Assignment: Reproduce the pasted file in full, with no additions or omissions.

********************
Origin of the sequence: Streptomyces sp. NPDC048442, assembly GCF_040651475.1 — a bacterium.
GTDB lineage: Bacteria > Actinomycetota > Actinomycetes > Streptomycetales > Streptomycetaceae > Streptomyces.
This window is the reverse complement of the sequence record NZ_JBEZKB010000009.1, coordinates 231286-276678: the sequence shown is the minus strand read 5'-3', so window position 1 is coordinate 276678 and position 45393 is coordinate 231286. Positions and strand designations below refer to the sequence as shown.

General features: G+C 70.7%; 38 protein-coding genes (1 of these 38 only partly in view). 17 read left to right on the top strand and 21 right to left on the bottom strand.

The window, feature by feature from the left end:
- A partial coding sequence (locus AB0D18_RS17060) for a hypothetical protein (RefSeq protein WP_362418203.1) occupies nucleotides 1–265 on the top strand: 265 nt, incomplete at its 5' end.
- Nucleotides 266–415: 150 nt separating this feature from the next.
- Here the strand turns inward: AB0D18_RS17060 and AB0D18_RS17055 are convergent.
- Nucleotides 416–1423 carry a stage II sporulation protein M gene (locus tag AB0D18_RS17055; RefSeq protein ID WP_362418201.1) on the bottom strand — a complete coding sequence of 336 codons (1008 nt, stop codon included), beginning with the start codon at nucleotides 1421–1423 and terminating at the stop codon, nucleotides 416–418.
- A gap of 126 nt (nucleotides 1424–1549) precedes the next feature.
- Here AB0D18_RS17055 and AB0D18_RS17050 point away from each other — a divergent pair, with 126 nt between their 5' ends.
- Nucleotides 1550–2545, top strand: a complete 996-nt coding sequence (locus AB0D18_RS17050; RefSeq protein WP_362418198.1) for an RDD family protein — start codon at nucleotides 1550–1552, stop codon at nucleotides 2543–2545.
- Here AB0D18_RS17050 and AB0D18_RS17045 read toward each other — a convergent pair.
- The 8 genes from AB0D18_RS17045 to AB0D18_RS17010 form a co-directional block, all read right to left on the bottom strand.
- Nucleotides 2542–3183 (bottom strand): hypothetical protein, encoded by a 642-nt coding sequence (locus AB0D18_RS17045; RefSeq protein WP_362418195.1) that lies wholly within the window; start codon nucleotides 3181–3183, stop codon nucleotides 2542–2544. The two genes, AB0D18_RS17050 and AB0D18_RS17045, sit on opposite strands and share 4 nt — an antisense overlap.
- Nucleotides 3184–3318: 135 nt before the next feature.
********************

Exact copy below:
Origin of the sequence: Streptomyces sp. NPDC048442, assembly GCF_040651475.1 — a bacterium.
GTDB lineage: Bacteria > Actinomycetota > Actinomycetes > Streptomycetales > Streptomycetaceae > Streptomyces.
This window is the reverse complement of the sequence record NZ_JBEZKB010000009.1, coordinates 231286-276678: the sequence shown is the minus strand read 5'-3', so window position 1 is coordinate 276678 and position 45393 is coordinate 231286. Positions and strand designations below refer to the sequence as shown.

General features: G+C 70.7%; 38 protein-coding genes (1 of these 38 only partly in view). 17 read left to right on the top strand and 21 right to left on the bottom strand.

The window, feature by feature from the left end:
- A partial coding sequence (locus AB0D18_RS17060) for a hypothetical protein (RefSeq protein WP_362418203.1) occupies nucleotides 1–265 on the top strand: 265 nt, incomplete at its 5' end.
- Nucleotides 266–415: 150 nt separating this feature from the next.
- Here the strand turns inward: AB0D18_RS17060 and AB0D18_RS17055 are convergent.
- Nucleotides 416–1423 carry a stage II sporulation protein M gene (locus tag AB0D18_RS17055; RefSeq protein ID WP_362418201.1) on the bottom strand — a complete coding sequence of 336 codons (1008 nt, stop codon included), beginning with the start codon at nucleotides 1421–1423 and terminating at the stop codon, nucleotides 416–418.
- A gap of 126 nt (nucleotides 1424–1549) precedes the next feature.
- Here AB0D18_RS17055 and AB0D18_RS17050 point away from each other — a divergent pair, with 126 nt between their 5' ends.
- Nucleotides 1550–2545, top strand: a complete 996-nt coding sequence (locus AB0D18_RS17050; RefSeq protein WP_362418198.1) for an RDD family protein — start codon at nucleotides 1550–1552, stop codon at nucleotides 2543–2545.
- Here AB0D18_RS17050 and AB0D18_RS17045 read toward each other — a convergent pair.
- The 8 genes from AB0D18_RS17045 to AB0D18_RS17010 form a co-directional block, all read right to left on the bottom strand.
- Nucleotides 2542–3183 (bottom strand): hypothetical protein, encoded by a 642-nt coding sequence (locus AB0D18_RS17045; RefSeq protein WP_362418195.1) that lies wholly within the window; start codon nucleotides 3181–3183, stop codon nucleotides 2542–2544. The two genes, AB0D18_RS17050 and AB0D18_RS17045, sit on opposite strands and share 4 nt — an antisense overlap.
- Nucleotides 3184–3318: 135 nt before the next feature.